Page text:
Search Images Maps Play YouTube News Gmail Drive More »
Sign in
Screen reader users: click this link for accessible mode. Accessible mode has the same essential features but works better with your reader.

Patents

  1. Advanced Patent Search
Publication numberUS5020437 A
Publication typeGrant
Application numberUS 07/397,759
Publication dateJun 4, 1991
Filing dateAug 23, 1989
Priority dateAug 23, 1988
Fee statusLapsed
Also published asDE3828501C1, EP0355257A1, EP0355257B1
Publication number07397759, 397759, US 5020437 A, US 5020437A, US-A-5020437, US5020437 A, US5020437A
InventorsUlrich Rieger, Dieter Kalus
Original AssigneeMesserschmitt-Boelkow-Blohm Gmbh
Export CitationBiBTeX, EndNote, RefMan
External Links: USPTO, USPTO Assignment, Espacenet
Ammunition shell forming a stack of multiple projectiles
US 5020437 A
Abstract
A plurality of separate projectiles is held together in a multiple shell or cluster shell, in the form of a stack. At least two parallel springy flat bands (7) extend lengthwise around the stack. The flat bands (7) are looped around the front end and the free band ends engage the rare end of the stack with hooks (9). A tensioning element engages and holds the hooks (9) and thus the bands (7) tightly to the stack. After the shell is fired the tensioning element is served, e.g. by a cutter (19) so that the flat bands (7) spring or flare open to release and distribute the separate projectiles. The release means is equipped to either cause release immediately after the shell has left the firing tube (4) or with a delay. A front end plate (16) and a rear end plate (17) may be arranged at the ends of the stack. Intermediate plates (26) may be arranged between adjacent projectiles. Parachutes may be provided to pull the separate projectiles from the shell stack in sequence as the projectile bodies are released by the flat springy bands in order to realize with the separate projectile bodies various desired impact scatter or cluster patterns on ground.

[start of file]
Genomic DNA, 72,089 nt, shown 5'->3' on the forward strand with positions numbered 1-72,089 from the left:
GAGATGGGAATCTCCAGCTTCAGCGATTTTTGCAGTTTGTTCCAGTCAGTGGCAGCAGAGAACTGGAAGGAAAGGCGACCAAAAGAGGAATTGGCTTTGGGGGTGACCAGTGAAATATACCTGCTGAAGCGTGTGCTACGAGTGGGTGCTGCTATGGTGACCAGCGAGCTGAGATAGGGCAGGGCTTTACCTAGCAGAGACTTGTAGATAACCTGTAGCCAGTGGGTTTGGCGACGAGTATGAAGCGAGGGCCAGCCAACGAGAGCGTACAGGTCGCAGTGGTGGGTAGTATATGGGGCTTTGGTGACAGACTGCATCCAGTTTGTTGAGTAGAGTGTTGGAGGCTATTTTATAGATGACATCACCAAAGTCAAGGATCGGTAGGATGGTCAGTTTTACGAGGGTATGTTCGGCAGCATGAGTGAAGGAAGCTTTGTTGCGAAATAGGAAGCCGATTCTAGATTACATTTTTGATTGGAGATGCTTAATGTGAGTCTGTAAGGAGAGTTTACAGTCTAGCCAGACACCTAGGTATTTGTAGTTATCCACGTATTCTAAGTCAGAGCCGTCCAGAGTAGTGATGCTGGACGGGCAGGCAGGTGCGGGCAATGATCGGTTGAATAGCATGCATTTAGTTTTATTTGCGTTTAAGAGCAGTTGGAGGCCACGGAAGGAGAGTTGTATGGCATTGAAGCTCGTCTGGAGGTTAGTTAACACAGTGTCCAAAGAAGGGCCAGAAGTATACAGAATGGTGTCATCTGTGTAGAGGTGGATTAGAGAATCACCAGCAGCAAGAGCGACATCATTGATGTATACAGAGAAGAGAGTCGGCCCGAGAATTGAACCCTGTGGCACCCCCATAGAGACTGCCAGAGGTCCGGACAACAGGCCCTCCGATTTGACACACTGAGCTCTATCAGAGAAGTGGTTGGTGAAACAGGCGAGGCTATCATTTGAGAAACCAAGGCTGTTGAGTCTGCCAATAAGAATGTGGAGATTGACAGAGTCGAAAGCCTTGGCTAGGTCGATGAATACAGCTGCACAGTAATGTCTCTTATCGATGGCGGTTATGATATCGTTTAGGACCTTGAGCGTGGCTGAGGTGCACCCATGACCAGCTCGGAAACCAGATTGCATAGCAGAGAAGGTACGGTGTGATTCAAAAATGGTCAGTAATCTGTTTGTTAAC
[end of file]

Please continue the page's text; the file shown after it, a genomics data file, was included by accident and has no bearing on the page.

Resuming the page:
Images(5)
Previous page
Next page
Claims(21)
What we claim is:
1. An ammunition shell forming a stack of multiple projectiles for firing from a firing tube, comprising a plurality of projectiles including at least a front projectile and a rear projectile, as viewed in a firing direction, forming said stack, holding means including a plurality of springy, flexible flat holding bands initially holding said stack together, tensioning means for initially clamping together free ends of said holding bands and for then releasing said free ends at an appropriate time by permitting said springy, flexible flat bands to flare radially outwardly under their own spring bias to free said projectile bodies in a controlled manner, and wherein each of said holding bands comprises an essentially U-shaped configuration with an end bail and two lengthwise extending arms interconnected by said end bail, said end bail holding a front end of said stack, said lengthwise extending arms extending alongside said stack, each of said lengthwise extending arms having a bent hook at a free end of said lengthwise extending arm for engaging a rear end of said stack, said tensioning means normally engaging said hooks of said holding bands until said releasing.